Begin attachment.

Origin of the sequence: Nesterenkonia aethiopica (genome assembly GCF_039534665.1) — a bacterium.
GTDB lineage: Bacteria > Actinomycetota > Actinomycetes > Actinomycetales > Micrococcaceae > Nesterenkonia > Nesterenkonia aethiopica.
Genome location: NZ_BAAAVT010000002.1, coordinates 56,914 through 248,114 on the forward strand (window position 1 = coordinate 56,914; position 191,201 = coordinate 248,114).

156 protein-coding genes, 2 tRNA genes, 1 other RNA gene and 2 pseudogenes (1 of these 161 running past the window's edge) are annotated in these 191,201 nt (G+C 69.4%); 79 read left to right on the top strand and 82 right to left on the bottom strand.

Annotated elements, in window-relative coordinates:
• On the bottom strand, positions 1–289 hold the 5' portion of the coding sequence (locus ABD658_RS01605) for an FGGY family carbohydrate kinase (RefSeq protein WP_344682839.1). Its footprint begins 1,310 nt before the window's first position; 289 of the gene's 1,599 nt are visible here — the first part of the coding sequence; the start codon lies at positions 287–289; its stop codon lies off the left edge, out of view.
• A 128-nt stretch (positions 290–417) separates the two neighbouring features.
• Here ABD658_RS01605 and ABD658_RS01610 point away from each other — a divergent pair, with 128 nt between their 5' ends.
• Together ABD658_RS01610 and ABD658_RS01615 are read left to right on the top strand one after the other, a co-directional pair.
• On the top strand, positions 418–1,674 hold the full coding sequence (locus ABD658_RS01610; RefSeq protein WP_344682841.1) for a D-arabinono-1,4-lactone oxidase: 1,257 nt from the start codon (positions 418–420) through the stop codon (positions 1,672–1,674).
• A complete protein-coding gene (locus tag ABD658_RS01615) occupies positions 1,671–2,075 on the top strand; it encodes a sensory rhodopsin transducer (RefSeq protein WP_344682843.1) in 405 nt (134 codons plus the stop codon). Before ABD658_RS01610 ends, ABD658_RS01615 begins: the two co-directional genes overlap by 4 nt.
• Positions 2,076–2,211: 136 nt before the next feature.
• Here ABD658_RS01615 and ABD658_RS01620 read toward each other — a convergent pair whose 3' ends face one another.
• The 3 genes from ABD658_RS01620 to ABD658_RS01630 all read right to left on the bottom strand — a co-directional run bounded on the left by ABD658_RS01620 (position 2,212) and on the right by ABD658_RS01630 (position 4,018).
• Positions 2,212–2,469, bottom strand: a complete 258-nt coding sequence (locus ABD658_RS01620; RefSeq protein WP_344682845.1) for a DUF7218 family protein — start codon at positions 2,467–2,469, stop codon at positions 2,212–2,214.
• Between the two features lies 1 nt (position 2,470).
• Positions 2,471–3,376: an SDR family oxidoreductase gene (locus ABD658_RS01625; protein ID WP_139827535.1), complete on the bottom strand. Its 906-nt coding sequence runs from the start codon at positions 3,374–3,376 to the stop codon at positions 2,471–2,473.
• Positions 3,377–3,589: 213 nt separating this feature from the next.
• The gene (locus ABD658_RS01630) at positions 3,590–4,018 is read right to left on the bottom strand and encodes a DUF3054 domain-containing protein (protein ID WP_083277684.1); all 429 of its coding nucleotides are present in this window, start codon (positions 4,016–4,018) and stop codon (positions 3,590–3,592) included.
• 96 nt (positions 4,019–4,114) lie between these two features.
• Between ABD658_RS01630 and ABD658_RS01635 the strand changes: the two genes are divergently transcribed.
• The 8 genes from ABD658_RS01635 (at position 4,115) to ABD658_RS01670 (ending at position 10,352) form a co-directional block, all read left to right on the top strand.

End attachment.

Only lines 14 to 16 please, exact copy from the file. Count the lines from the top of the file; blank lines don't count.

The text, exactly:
• The 3 genes from ABD658_RS01620 to ABD658_RS01630 all read right to left on the bottom strand — a co-directional run bounded on the left by ABD658_RS01620 (position 2,212) and on the right by ABD658_RS01630 (position 4,018).
• Positions 2,212–2,469, bottom strand: a complete 258-nt coding sequence (locus ABD658_RS01620; RefSeq protein WP_344682845.1) for a DUF7218 family protein — start codon at positions 2,467–2,469, stop codon at positions 2,212–2,214.
• Between the two features lies 1 nt (position 2,470).